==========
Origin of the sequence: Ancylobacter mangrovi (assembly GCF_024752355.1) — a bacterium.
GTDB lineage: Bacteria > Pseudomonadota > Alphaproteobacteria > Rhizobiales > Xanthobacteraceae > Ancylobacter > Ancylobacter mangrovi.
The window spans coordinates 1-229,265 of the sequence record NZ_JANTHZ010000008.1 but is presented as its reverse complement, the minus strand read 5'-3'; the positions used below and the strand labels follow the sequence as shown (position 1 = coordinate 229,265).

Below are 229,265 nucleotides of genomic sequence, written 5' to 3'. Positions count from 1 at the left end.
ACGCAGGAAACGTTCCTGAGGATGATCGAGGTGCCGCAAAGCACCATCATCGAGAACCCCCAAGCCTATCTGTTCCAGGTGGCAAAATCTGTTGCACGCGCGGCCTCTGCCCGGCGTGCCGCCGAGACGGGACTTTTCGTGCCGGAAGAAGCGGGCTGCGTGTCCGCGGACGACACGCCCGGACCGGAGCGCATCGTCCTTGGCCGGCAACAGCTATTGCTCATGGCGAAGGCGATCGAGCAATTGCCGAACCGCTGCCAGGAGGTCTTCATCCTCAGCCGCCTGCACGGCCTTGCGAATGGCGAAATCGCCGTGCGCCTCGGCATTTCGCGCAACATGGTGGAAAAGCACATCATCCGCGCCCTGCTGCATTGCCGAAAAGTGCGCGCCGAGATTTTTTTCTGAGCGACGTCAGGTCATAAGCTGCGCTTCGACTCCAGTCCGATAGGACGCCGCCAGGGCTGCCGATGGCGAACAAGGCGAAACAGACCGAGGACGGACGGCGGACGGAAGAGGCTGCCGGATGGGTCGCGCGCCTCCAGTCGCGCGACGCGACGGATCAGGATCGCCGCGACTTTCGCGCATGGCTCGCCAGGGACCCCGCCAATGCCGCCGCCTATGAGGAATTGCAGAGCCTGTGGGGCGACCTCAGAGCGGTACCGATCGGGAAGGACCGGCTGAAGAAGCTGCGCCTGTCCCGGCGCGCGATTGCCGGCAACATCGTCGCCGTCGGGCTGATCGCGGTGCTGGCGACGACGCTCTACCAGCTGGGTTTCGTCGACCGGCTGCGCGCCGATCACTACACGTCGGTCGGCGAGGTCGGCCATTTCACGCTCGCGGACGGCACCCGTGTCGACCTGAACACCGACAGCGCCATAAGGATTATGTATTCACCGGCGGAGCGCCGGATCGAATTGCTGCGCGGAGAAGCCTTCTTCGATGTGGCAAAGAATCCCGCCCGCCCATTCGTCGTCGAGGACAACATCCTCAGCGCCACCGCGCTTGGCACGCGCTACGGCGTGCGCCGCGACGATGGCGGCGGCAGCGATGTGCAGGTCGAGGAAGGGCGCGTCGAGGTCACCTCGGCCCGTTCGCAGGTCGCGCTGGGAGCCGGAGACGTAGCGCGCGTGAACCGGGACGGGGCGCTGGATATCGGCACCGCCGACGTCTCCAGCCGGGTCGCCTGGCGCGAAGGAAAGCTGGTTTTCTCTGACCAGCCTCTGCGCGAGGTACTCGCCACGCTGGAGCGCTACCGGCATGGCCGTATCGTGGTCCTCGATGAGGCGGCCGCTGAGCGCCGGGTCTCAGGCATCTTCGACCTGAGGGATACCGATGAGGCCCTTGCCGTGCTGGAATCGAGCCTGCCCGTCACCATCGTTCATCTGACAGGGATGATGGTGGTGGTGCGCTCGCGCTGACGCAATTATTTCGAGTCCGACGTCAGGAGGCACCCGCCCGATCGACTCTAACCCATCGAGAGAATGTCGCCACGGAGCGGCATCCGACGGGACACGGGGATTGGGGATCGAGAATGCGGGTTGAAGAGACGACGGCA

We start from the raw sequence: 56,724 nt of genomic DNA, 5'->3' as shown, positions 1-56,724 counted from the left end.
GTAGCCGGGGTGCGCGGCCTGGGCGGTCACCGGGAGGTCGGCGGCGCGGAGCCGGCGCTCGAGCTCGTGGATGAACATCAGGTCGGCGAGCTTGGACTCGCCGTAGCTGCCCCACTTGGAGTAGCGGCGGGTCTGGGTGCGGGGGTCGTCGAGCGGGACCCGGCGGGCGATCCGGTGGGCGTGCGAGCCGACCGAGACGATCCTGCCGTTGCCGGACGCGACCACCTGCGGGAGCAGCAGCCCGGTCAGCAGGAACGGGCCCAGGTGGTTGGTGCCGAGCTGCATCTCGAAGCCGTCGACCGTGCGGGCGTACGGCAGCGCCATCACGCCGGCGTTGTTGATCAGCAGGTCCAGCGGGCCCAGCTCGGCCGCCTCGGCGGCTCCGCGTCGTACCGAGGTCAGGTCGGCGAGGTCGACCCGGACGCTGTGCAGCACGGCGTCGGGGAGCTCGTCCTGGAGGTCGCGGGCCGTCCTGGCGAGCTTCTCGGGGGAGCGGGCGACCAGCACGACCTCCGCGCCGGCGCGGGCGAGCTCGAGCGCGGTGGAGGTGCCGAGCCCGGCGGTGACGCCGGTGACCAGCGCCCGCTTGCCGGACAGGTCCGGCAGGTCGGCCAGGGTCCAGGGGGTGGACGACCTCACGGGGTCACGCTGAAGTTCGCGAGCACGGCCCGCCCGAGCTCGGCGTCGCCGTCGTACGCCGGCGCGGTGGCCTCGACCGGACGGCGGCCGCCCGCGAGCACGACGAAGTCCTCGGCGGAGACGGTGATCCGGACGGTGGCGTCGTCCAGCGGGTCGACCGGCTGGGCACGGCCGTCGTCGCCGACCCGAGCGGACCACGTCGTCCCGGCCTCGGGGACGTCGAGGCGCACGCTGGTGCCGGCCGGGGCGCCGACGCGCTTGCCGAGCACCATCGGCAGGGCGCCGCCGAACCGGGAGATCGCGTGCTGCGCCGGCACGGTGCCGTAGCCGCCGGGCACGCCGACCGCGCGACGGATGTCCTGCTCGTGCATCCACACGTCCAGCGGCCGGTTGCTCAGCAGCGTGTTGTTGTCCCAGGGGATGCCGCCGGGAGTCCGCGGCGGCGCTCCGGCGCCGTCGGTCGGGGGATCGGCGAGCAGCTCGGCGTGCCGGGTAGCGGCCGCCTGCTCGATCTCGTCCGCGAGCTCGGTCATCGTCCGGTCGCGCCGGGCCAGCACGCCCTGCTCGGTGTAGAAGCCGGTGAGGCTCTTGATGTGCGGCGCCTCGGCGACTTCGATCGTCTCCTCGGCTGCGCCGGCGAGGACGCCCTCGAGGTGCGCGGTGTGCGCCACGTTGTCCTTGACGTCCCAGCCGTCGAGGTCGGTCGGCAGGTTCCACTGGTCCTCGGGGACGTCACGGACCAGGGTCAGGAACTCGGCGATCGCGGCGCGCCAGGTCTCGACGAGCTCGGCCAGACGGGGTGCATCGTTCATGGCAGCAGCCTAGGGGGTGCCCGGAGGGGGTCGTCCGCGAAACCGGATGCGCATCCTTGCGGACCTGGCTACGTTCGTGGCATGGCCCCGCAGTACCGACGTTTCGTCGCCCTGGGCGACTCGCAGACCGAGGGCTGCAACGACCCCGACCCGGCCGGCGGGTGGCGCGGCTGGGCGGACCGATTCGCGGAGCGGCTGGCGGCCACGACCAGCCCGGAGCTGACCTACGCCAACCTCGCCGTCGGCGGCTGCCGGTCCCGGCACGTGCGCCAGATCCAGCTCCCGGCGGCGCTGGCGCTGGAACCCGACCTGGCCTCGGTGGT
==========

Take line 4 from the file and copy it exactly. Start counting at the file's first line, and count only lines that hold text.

Below are 229,265 nucleotides of genomic sequence, written 5' to 3'. Positions count from 1 at the left end.